Loud Lary Ajust are living large

We spoke to Simon “Loud” Cliche for some perspective on the group’s growth, ahead of their biggest Montreal show yet.


Loud Lary Ajust. Photo by John Londono

Whatever your mother tongue, in the language of skilled, stylistic hip hop, Loud Lary Ajust are a group any rap fan should be able to understand and appreciate at a aesthetic level. When their 2012 debut Gullywood dropped inauspiciously in spring of that year, franglais rap had yet to become a “thing”, and the band (MCs Loud and Lary and producer/DJ Ajust) were simply doing what they felt.

Three years later, and on the heels of unpredicted success in Quebec with their subsequent Ô Mon Dieu EP and a proper label release in the form of 2014’s critically adored Blue Volvo, that’s still the LLA MO, and it’s only getting bigger and badder. A brand new track, “Jour 1” is a good indicator.

The band culminate a year of touring and sell-out shows (including a triumphant hometown stop at Club Soda last April) with the final chapter in the Blue Volvo promo run, a headlining Metropolis show in tandem with M for Montreal, matching the grandeur of their success thus far.

We spoke to Simon “Loud” Cliche for some perspective on the group’s growth, in Cult MTL‘s first formal interview with Loud Lary Ajust.


The best part is the shows. The tours really became much bigger than what it was before Blue Volvo. Our fanbase really changed, and expanded. Younger people, sold out venues in towns where we had no support before. We thought we really had something with Gullywood and O Mon Dieu, that came after, and sometimes we didn’t know…like, we thought we peaked, because franglais (would) never reach the whole province.

But with Blue Volvo, and (the strength) of a few songs, we really expanded in terms of what we can do at the shows. It really became our job this year, that’s for sure. None of us have side jobs now, we all quit our day jobs. But it’s a risk. We’re not made. If it doesn’t work another year, like, we gotta go back to work.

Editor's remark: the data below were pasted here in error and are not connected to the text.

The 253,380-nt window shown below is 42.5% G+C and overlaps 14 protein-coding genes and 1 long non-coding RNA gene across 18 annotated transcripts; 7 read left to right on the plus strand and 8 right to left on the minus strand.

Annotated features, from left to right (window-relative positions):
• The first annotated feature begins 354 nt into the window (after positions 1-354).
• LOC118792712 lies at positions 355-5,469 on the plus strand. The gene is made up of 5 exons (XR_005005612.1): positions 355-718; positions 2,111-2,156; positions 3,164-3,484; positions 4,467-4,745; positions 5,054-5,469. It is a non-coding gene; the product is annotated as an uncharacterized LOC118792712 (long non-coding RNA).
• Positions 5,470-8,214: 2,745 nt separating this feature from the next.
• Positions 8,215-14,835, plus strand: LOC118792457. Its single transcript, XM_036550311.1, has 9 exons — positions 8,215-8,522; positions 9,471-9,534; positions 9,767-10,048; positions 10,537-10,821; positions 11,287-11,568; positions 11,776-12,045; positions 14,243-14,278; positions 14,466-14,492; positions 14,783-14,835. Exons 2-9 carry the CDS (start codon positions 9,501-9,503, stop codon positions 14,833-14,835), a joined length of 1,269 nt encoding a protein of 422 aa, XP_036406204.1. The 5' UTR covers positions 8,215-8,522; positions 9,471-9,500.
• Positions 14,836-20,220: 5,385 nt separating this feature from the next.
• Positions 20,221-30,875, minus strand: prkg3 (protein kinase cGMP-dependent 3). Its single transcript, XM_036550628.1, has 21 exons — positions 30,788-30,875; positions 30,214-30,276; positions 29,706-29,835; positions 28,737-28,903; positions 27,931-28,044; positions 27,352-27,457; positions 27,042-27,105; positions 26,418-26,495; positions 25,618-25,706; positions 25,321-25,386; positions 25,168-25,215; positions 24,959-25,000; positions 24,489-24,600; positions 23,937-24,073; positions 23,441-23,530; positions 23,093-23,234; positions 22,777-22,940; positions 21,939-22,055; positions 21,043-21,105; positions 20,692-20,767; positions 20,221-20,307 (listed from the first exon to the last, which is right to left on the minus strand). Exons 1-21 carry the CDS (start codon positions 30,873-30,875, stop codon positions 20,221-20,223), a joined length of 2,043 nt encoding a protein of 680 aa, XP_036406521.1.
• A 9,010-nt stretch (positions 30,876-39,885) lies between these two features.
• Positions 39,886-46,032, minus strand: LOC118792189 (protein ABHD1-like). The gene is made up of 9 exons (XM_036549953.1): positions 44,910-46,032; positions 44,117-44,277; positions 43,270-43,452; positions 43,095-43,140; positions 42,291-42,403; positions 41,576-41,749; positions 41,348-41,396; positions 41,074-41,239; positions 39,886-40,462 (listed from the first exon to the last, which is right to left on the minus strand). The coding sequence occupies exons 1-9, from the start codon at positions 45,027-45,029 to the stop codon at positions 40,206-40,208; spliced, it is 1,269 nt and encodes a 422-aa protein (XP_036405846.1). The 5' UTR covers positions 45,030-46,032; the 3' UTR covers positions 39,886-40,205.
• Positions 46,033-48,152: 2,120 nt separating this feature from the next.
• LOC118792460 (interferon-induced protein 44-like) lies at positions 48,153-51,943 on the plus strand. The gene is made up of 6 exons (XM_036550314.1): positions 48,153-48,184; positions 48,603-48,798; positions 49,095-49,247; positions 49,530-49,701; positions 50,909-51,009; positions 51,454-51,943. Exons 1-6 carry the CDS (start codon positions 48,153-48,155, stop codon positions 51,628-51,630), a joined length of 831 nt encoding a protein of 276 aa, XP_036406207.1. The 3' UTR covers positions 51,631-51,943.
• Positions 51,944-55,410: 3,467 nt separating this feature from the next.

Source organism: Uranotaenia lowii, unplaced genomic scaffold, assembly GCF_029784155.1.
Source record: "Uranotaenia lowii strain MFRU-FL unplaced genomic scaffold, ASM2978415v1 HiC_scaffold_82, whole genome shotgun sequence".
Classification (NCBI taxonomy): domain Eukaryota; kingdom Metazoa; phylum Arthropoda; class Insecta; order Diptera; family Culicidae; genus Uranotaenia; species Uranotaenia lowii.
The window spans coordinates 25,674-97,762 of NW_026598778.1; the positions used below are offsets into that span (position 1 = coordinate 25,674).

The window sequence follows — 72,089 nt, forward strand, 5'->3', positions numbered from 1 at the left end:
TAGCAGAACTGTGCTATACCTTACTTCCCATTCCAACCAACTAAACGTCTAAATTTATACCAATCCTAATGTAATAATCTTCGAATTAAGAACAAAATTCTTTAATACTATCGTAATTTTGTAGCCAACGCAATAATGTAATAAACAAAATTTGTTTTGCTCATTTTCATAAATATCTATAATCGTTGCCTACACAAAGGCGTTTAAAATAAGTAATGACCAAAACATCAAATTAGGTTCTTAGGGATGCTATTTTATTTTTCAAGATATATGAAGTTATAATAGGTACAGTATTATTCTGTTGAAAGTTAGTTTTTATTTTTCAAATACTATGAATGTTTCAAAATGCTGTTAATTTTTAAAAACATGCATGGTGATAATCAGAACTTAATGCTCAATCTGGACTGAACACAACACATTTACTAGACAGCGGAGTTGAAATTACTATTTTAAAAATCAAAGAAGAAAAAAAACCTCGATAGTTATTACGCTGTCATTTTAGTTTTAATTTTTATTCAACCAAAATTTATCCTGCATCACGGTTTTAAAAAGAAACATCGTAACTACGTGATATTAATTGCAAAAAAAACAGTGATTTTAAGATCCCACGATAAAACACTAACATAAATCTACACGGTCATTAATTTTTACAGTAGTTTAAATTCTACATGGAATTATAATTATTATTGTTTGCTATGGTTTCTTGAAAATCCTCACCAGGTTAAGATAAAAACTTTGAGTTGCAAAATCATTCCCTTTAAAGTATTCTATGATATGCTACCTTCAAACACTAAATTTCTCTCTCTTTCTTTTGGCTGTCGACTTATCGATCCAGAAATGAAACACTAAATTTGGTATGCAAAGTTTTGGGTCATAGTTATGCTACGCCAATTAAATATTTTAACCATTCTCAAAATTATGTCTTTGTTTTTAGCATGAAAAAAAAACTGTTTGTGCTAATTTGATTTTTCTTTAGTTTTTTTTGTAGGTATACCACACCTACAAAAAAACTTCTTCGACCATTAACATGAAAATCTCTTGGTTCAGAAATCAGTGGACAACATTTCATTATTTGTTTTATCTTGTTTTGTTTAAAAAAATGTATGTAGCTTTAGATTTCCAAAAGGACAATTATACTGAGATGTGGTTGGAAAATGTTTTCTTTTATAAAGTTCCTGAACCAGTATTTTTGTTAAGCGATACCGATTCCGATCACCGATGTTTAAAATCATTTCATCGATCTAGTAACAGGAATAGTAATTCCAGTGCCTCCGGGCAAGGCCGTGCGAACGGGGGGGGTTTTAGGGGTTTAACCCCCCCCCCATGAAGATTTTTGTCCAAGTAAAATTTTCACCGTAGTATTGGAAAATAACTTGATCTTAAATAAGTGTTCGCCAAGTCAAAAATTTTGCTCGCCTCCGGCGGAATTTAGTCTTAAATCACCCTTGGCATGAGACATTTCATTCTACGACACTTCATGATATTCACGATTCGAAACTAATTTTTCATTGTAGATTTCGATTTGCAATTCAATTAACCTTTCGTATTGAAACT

We were definitly surprised when (Gullywood) worked that well. Of course, we tried to make it like that, we had a huge plan. At the same time there was no point of reference for whether or not it would work. So relatively, it blew up, and for us at the time it was a major change. We weren’t prepared for that, but we rode with it.


What I heard (when we first met) in his beats was what I was trying to do with my verses. He had, clearly, that ’90s touch, all these elements from the classics. It didn’t sound how it sounds right now, but he was building different samples, different sounds and making something new. He had the perfect balance (between) a classic sound and a new style, with new influences.


I don’t think we realized at first that there was this movement. For us at first, it was only Alaclair Ensemble that we really looked up to that came from here. So when we had our breakthrough I don’t think we really felt that there was something happening that was bigger than our thing. But many people were starting to blow up at the same time. It took about a year to realize it was happening (beyond) us, at a larger scale.


I think us, and defintely Dead Obies and Alaclair, we all try to market things in a very different way than the rest of the industry. That was a very big deal when we signed our record deal (with Audiogram). The label was interested in working with artists like us, working in non-traditional ways. I’m not sure how much the industry is learning from us — but it should be!

In the record industry, things just take a long time. Maybe they absorb things (from the bands), but also, there are probably things they know that we don’t. So we try to do things our way, and they do things in the traditional way, and we try to max it all out.


Being able to quit my job has been better for the creative process, because if we were able to do (what we did) while we did hold jobs, imagine what it can be when we are entirely devoted to the music.


When trends die, we don’t die with them. The whole piu piu thing was hot for a minute, and now nobody ever talks about it, or claims to be a piu piu artist. If you go all in with a title, you can die with the trend.

We don’t really listen that much to what people do here — not to the point that we are influenced by them. We see what works, and what doesn’t, but it will always be unique, and people respond to that. Even though we’re part of the movement, we are not part of a wave, stylistically.


We’re doing a much longer show, and we’re doing a few new songs, because we’re working on a new EP right now that’s gonna come out in early 2016. So we’re gonna do three or four new songs. And production-wise, (the live show) for Metropolis, everything is bigger. It’s a whole different step. 

Loud Lary Ajust play as part of the M for Montreal with opening acts Jazz Cartier, Eman & VLooper and Bizarh at Metropolis (59 Ste-Catherine E.) on Friday, Nov.20, 7 p.m. Tickets start at $23 plus tax and service, with VIP packages available